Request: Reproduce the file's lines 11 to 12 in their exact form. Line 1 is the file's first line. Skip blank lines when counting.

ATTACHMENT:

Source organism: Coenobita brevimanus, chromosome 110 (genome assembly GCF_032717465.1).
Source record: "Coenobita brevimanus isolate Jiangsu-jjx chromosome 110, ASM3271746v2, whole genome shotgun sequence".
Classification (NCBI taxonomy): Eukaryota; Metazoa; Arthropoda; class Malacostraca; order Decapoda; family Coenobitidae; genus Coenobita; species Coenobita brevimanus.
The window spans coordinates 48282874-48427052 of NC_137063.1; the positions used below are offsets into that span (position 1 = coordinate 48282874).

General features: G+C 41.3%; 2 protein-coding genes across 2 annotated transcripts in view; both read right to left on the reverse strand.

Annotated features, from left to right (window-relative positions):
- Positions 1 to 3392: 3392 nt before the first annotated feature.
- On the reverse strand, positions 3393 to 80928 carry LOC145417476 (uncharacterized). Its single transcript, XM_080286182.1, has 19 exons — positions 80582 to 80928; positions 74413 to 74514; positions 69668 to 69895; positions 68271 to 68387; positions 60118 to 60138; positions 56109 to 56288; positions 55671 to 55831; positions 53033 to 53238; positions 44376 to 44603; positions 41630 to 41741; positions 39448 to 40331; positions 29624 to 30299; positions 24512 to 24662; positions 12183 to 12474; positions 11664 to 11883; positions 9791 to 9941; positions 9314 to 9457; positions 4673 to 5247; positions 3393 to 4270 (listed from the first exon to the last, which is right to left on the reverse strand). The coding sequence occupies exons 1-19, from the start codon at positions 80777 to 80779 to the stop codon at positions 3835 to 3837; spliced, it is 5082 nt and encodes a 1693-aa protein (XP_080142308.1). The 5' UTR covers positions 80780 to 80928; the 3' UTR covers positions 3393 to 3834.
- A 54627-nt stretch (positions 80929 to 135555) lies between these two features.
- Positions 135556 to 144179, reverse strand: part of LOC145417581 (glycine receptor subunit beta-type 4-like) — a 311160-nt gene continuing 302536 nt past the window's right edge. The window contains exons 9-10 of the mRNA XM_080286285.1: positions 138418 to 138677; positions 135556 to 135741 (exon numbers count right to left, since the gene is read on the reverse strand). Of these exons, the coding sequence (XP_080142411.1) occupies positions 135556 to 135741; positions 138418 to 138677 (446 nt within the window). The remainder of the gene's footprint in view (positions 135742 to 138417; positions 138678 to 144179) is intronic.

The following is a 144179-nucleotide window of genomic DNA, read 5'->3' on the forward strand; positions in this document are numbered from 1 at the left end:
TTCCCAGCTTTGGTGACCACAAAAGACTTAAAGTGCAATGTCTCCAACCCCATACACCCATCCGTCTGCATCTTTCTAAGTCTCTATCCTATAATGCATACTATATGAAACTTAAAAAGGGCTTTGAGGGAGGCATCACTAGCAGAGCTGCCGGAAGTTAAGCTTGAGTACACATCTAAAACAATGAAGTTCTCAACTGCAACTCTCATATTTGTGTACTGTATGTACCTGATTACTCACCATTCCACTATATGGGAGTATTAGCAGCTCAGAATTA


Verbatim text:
The following is a 144179-nucleotide window of genomic DNA, read 5'->3' on the forward strand; positions in this document are numbered from 1 at the left end:
TTCCCAGCTTTGGTGACCACAAAAGACTTAAAGTGCAATGTCTCCAACCCCATACACCCATCCGTCTGCATCTTTCTAAGTCTCTATCCTATAATGCATACTATATGAAACTTAAAAAGGGCTTTGAGGGAGGCATCACTAGCAGAGCTGCCGGAAGTTAAGCTTGAGTACACATCTAAAACAATGAAGTTCTCAACTGCAACTCTCATATTTGTGTACTGTATGTACCTGATTACTCACCATTCCACTATATGGGAGTATTAGCAGCTCAGAATTA